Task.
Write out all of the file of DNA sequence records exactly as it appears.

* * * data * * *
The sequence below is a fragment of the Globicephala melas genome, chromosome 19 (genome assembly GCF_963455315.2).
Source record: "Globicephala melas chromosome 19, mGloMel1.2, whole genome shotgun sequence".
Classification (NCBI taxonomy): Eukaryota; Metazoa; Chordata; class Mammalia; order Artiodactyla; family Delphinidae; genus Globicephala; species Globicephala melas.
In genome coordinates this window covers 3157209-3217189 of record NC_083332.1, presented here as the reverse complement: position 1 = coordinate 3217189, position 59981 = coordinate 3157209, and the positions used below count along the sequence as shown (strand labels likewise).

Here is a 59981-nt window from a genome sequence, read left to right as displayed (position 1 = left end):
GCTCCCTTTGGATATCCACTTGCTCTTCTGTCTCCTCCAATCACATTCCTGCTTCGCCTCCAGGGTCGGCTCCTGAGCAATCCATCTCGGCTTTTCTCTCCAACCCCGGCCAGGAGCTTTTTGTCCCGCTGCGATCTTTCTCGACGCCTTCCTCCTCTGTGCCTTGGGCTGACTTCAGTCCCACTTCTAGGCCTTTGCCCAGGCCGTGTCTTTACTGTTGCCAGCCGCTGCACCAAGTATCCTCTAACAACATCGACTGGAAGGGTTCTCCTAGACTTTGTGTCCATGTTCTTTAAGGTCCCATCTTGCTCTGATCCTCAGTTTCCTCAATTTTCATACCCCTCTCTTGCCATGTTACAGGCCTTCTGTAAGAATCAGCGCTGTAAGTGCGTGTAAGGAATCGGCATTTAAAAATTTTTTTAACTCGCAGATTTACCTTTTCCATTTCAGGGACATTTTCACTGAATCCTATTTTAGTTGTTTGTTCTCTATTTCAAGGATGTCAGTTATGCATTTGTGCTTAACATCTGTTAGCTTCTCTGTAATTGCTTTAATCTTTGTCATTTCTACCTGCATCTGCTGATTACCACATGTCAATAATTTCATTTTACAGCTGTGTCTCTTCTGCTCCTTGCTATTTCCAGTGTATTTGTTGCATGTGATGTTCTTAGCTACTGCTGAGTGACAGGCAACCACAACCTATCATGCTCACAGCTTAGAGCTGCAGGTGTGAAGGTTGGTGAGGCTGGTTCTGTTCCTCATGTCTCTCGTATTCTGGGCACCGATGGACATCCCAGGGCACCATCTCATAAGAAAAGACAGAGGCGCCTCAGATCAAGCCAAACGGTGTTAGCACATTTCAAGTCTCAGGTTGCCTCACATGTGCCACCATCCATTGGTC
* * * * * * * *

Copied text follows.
The sequence below is a fragment of the Globicephala melas genome, chromosome 19 (genome assembly GCF_963455315.2).
Source record: "Globicephala melas chromosome 19, mGloMel1.2, whole genome shotgun sequence".
Classification (NCBI taxonomy): Eukaryota; Metazoa; Chordata; class Mammalia; order Artiodactyla; family Delphinidae; genus Globicephala; species Globicephala melas.
In genome coordinates this window covers 3157209-3217189 of record NC_083332.1, presented here as the reverse complement: position 1 = coordinate 3217189, position 59981 = coordinate 3157209, and the positions used below count along the sequence as shown (strand labels likewise).

Here is a 59981-nt window from a genome sequence, read left to right as displayed (position 1 = left end):
GCTCCCTTTGGATATCCACTTGCTCTTCTGTCTCCTCCAATCACATTCCTGCTTCGCCTCCAGGGTCGGCTCCTGAGCAATCCATCTCGGCTTTTCTCTCCAACCCCGGCCAGGAGCTTTTTGTCCCGCTGCGATCTTTCTCGACGCCTTCCTCCTCTGTGCCTTGGGCTGACTTCAGTCCCACTTCTAGGCCTTTGCCCAGGCCGTGTCTTTACTGTTGCCAGCCGCTGCACCAAGTATCCTCTAACAACATCGACTGGAAGGGTTCTCCTAGACTTTGTGTCCATGTTCTTTAAGGTCCCATCTTGCTCTGATCCTCAGTTTCCTCAATTTTCATACCCCTCTCTTGCCATGTTACAGGCCTTCTGTAAGAATCAGCGCTGTAAGTGCGTGTAAGGAATCGGCATTTAAAAATTTTTTTAACTCGCAGATTTACCTTTTCCATTTCAGGGACATTTTCACTGAATCCTATTTTAGTTGTTTGTTCTCTATTTCAAGGATGTCAGTTATGCATTTGTGCTTAACATCTGTTAGCTTCTCTGTAATTGCTTTAATCTTTGTCATTTCTACCTGCATCTGCTGATTACCACATGTCAATAATTTCATTTTACAGCTGTGTCTCTTCTGCTCCTTGCTATTTCCAGTGTATTTGTTGCATGTGATGTTCTTAGCTACTGCTGAGTGACAGGCAACCACAACCTATCATGCTCACAGCTTAGAGCTGCAGGTGTGAAGGTTGGTGAGGCTGGTTCTGTTCCTCATGTCTCTCGTATTCTGGGCACCGATGGACATCCCAGGGCACCATCTCATAAGAAAAGACAGAGGCGCCTCAGATCAAGCCAAACGGTGTTAGCACATTTCAAGTCTCAGGTTGCCTCACATGTGCCACCATCCATTGGTC